In 2008, the US financial system faced one of its most devastating crisis. Some of the largest investment firms were on the brink of collapse.
Seven days after the U.S government seized control of Fanny Mae and Freddy Mac, Lehman brothers became bankrupt, Merryl Lynch was bought out by Bank Of America and AIG was struggling more than it ever had in its entire existence.
There were many questions as to why CEOs, with all of their supposed financial expertise, didn’t understand how to properly respond to the signals of the oncoming market collapse of 2008. Here’s a look at some of the more notable CEOs that have appeared to be at the center of the fiasco.
O’Neal became CEO of Merryl Lynch in 2003. In 2006 he received a salary of $48 million. In September of 2007, Merryl Lynch reported losses of $8 billion. In October of 2007, O’Neal left the company with $161 million deal.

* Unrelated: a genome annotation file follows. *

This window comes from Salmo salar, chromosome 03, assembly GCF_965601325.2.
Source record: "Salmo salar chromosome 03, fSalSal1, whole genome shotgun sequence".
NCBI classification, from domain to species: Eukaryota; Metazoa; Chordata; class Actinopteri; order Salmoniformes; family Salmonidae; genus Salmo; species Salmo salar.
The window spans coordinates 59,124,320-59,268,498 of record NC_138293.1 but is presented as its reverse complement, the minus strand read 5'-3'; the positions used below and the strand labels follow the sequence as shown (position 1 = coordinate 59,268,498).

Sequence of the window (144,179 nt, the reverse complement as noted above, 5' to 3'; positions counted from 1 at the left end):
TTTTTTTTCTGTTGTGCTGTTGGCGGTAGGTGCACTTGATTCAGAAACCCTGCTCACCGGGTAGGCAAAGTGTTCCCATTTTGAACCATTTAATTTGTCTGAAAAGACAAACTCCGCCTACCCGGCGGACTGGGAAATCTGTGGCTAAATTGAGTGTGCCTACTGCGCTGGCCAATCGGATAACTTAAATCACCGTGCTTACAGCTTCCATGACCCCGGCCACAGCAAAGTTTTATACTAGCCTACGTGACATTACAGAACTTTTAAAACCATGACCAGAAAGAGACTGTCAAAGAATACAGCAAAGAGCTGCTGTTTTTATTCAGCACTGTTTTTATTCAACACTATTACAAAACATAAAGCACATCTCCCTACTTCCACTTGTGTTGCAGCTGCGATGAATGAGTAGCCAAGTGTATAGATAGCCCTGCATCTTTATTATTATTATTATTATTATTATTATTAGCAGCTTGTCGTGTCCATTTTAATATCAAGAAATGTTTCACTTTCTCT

James Cayne was CEO of Bear Stearns and largely credited with its collapse. A market analyst was quoted: “Cayne was the architect of what now appears to be a failed business strategy.”
When J.P Morgan bought Bear Stearns, Cayne dumped his stake and pocketed more than $60 million.
As one employee of Lehman Brothers stated, “the CEOs will be more than fine in the coming years. They will retire or move onto other ventures with their hundreds of millions of dollars, but what will happen to the employees and main street investors who are left to piece their lives back together?”